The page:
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reason to believe that it may have been injured by a rigid adherence to fyftematic divinity?

Art. 41. An Antidote to Popery; or the Proteftant's Memory jogg'd in Seafon : By the following Narratives and Facts. 1. The Perfecutions of the Proteftants in the Reigns of Henry IV. V. VIII. and that of Queen Mary. II. The Irish Martyrology. III. Popish treafons and confpiracies in England. IV. Perfecutions in France. V. Extracts of Letters from Lifbon, by an eminent Minifter of the Church of England. VI. A fhort Account of the moft material Errors now taught in the Church of Rome. By a Clergyman of the Church of England. Izmo. 3 d. or 2s. 6d. a Dozen. Matthews. 1778.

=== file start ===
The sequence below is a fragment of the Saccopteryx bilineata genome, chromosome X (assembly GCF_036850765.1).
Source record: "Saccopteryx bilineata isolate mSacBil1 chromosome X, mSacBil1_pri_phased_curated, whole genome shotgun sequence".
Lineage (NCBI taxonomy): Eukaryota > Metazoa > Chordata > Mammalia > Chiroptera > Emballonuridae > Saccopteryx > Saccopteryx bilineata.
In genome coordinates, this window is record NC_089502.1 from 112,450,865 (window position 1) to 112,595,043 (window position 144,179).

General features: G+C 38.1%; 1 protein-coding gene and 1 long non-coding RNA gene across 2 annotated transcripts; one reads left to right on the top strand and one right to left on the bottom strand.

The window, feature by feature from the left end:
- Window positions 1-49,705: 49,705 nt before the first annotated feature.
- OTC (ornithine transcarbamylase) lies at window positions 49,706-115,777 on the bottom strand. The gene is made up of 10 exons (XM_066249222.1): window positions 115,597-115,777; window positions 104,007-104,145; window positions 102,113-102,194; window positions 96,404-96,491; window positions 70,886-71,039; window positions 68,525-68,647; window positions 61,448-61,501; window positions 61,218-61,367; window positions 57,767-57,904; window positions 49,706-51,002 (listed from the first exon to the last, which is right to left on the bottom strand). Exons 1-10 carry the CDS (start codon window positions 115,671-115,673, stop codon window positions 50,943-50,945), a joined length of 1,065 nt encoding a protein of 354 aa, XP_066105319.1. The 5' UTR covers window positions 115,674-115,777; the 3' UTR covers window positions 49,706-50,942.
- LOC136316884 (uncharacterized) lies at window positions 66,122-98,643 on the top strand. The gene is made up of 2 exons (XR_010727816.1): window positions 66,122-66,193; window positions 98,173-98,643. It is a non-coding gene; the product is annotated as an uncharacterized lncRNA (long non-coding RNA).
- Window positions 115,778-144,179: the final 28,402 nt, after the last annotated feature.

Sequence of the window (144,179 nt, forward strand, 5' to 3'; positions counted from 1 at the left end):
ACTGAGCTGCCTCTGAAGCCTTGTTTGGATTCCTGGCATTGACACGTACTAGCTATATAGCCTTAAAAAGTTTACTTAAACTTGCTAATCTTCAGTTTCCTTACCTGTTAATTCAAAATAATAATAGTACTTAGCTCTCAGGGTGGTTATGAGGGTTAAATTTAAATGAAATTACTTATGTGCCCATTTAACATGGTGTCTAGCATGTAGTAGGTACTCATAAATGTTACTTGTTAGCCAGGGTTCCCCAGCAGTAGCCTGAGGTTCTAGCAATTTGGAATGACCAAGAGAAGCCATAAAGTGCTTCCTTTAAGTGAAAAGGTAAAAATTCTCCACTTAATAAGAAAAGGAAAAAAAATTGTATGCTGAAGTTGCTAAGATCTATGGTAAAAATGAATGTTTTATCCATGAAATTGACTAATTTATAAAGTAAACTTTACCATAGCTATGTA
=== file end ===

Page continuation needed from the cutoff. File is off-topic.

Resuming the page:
This little performance is introduced by a fhort advertisement in which the Author expreffes an earnest but just concern that we may be preferved from the infection of Popish feductions, and the horrors of Popish perfecution; at the fame time he cautions the good people of England again ft the prefent Jefuitical apology, introduced, he fays, in the News papers, that the Papifts are now too refined in morals and manners to commence perfecutors. As friends to liberty, religious and civil, we fincerely with thefe bleffings to every man, and hope we abhor every thing that bears hard on the rights of confcience. Yet as we have been taught by clear and undoubted teftimony and conviction how inimical the principles of Popery are to the comfort and welfare of a Proteftant community, and the just and reasonable claims of mankind, it cannot admit of a question whether or not we ought to guard against its encroachments. Since this is the cafe, and fince great ignorance, as well as negligence, may, or we may fay, does prevail even in our enlightened land, on this and other important points, we efteem it very friendly in this Clergyman of the Church of England, who at fo cheap a rate endeavours to give us a jog.